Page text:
My brother did his first Tough Mudder race a few weeks ago in Philly and survived to tell about it! Having never done one, it sounded like quite the experience, so I thought it’d be fun to have him share his race experience on the blog. Ever wondered what it’s like to do a Tough Mudder? Here are Dan’s thoughts and what appears to be a bit of a challenge at the end…
Taking on a Tough Mudder
By Dan Lerro
Let me begin by thanking Colleen for the opportunity to write this post on her blog – so Coll, thank you.
For those of you not familiar with the Tough Mudder series, it’s a course that ranges from 10 – 12 miles (each location is constructed uniquely) with a wide array of challenging and sometimes dangerous obstacles. The race is not officially timed. I hesitate to call it a race since organizers place an emphasis on the team and communal aspect of ensuring that anyone who starts the course will complete it with the assistance or encouragement of event participants. Teams can be large or small. Our team consisted of seven members, but there was one team that seemed to have in excess of 40 members.
My friend, Greg, approached me about seven months before the Philadelphia Tough Mudder and asked me if I would like to join their team. A couple of the guys had run a Tough Mudder the prior year and one of them had even taken part in the World’s Toughest Mudder. Not being the type to back down from a challenge, I accepted Greg’s invitation to join the team. Greg said that he wanted to give me plenty of time to train, as I would be in some very physically fit company. Greg is a strong marathon runner and he offered his assistance in training me for the running portion of the event. I’ve always been comfortable running slow over long distances, but up till this race, I never ran ten plus miles at a quicker pace. Greg did a tremendous job at getting me ready for race day.
Race day began at a parking lot (farmer’s field) about 20 minutes away from the check-in/start/finish area. If you arrived at the field with three or more in your vehicle, parking was free. After observing the logistics of how the vehicles were parked and the seemingly endless line of yellow school buses to take participants and spectators to the race area, I knew this event was going to be well organized. Each of the bus drivers covered numerous registration and race related bullet points while driving, giving everyone a firm idea of what to expect at the drop-off location. The check-in tents for participants and spectators (spectators pay to attend) were alphabetically separated in a way that allowed for easy processing and entry into the race area. Once inside the race area, there is the standard arrangement of sponsor booths, vendors, etc. The landmark of note was the mountain of muddy shoes in the middle of this area that would eventually be collected by charity, thoroughly cleaned and sanitized and sent to a third world country to be used again as footwear.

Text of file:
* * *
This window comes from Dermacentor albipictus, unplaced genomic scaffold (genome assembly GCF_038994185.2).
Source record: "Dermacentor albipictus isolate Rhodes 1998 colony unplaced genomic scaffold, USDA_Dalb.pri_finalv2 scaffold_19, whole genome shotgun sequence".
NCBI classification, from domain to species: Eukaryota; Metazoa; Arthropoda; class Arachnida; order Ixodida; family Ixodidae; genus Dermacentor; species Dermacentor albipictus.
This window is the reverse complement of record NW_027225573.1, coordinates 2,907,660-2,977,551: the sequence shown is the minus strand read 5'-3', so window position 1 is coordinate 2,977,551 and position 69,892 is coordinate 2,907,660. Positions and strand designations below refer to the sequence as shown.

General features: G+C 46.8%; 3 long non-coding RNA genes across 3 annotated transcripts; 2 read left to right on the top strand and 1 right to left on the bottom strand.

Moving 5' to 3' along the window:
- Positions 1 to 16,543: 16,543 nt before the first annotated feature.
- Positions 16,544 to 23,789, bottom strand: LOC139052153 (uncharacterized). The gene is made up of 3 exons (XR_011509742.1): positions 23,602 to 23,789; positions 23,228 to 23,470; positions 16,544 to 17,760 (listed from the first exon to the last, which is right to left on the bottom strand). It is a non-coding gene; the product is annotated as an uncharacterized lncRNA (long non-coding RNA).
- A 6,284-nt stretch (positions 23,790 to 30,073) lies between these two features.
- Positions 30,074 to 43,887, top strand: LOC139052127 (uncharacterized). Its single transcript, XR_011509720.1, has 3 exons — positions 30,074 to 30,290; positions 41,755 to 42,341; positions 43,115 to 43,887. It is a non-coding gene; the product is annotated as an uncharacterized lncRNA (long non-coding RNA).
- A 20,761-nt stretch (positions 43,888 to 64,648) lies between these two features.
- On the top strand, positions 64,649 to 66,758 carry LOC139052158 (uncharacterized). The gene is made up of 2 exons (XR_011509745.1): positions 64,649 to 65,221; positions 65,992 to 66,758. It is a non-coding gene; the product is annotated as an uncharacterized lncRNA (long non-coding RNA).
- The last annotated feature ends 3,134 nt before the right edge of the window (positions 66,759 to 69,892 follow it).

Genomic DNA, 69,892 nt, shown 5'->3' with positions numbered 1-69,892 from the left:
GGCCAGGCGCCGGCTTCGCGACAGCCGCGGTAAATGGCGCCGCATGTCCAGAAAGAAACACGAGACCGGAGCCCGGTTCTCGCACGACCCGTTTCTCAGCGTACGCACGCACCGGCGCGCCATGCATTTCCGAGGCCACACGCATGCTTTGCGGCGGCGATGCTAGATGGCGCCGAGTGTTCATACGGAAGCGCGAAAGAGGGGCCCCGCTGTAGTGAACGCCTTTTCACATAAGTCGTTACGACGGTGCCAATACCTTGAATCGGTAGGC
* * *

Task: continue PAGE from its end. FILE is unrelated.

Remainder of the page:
The starting line was a completely penned in area, accessible only by launching oneself over a six-foot wall. The start times were staggered about every 20 minutes. The pen was about 80 percent full and contained several hundred participants. An energetic announcer briefed each heat of participants as to the race and safety protocols. The Wounded Warrior Project is a charity affiliated with the event, and the announcer took a minute to thank all of the troops, past and present, for their service. The last housekeeping item before the official start was taking the Tough Mudder pledge. The core tenants of the pledge are teamwork, challenging oneself and overcoming fears.
The race begins… Our course has been mowed into a wheat field. I trained on pavement as we have a shortage of freshly mowed wheat fields in the New York City area. To summarize the running portion of this event: You were either running up a hill, down a hill, up a steeper hill, or down a steeper hill… did I mention that there were a lot of hills? When the Tough Mudder sets a site for one of their events i.e. Philadelphia, it really means that the event will be within a two hour radius of Philadelphia. Jaindl Farms, about an hour and change north of Philly, offered a lovely series of rolling wheat fields.
Now the obstacles…
There were a total of twenty-two obstacles! I’ll list them with a brief description and my experience with each one (I’ll try to be brief):
- Kiss of Mud: A 40 – 50 foot stretch of mud you have to army crawl through or fall victim to the actual barbed wire above your head. I stayed low and embraced the mud… My shoes were heavy and my arms and legs were covered in mud.
- Glory Blades: An 8 foot wall angled back toward you. There is no place to establish a foothold, thus you must launch yourself up high enough and throw a leg over to propel yourself through this obstacle. My hands were a little muddy from the first obstacle, but I got myself over without issue.